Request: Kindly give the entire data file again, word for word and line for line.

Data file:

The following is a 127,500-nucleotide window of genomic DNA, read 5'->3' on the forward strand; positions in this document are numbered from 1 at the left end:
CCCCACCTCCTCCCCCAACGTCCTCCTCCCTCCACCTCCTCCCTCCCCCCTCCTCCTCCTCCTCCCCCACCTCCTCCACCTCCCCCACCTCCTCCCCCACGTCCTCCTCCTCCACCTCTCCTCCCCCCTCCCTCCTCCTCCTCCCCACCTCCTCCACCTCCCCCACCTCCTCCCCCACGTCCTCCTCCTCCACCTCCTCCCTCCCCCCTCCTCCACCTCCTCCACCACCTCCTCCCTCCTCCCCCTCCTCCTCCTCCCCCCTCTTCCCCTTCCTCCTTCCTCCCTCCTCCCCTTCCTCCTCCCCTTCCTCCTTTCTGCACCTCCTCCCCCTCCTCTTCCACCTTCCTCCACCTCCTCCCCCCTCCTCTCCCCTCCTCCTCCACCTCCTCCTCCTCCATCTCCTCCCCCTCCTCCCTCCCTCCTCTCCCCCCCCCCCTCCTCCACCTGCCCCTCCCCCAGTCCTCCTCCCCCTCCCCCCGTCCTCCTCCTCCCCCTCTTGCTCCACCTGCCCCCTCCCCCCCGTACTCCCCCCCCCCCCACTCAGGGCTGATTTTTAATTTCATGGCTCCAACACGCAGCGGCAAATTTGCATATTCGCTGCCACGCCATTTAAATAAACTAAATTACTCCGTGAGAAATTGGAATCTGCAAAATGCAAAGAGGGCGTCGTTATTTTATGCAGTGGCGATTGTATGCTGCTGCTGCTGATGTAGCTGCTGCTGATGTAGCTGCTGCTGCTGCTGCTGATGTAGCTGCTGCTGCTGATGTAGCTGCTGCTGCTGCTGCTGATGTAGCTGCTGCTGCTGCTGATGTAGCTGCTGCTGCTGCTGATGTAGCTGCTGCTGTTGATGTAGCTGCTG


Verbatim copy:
The following is a 127,500-nucleotide window of genomic DNA, read 5'->3' on the forward strand; positions in this document are numbered from 1 at the left end:
CCCCACCTCCTCCCCCAACGTCCTCCTCCCTCCACCTCCTCCCTCCCCCCTCCTCCTCCTCCTCCCCCACCTCCTCCACCTCCCCCACCTCCTCCCCCACGTCCTCCTCCTCCACCTCTCCTCCCCCCTCCCTCCTCCTCCTCCCCACCTCCTCCACCTCCCCCACCTCCTCCCCCACGTCCTCCTCCTCCACCTCCTCCCTCCCCCCTCCTCCACCTCCTCCACCACCTCCTCCCTCCTCCCCCTCCTCCTCCTCCCCCCTCTTCCCCTTCCTCCTTCCTCCCTCCTCCCCTTCCTCCTCCCCTTCCTCCTTTCTGCACCTCCTCCCCCTCCTCTTCCACCTTCCTCCACCTCCTCCCCCCTCCTCTCCCCTCCTCCTCCACCTCCTCCTCCTCCATCTCCTCCCCCTCCTCCCTCCCTCCTCTCCCCCCCCCCCTCCTCCACCTGCCCCTCCCCCAGTCCTCCTCCCCCTCCCCCCGTCCTCCTCCTCCCCCTCTTGCTCCACCTGCCCCCTCCCCCCCGTACTCCCCCCCCCCCCACTCAGGGCTGATTTTTAATTTCATGGCTCCAACACGCAGCGGCAAATTTGCATATTCGCTGCCACGCCATTTAAATAAACTAAATTACTCCGTGAGAAATTGGAATCTGCAAAATGCAAAGAGGGCGTCGTTATTTTATGCAGTGGCGATTGTATGCTGCTGCTGCTGATGTAGCTGCTGCTGATGTAGCTGCTGCTGCTGCTGCTGATGTAGCTGCTGCTGCTGATGTAGCTGCTGCTGCTGCTGCTGATGTAGCTGCTGCTGCTGCTGATGTAGCTGCTGCTGCTGCTGATGTAGCTGCTGCTGTTGATGTAGCTGCTG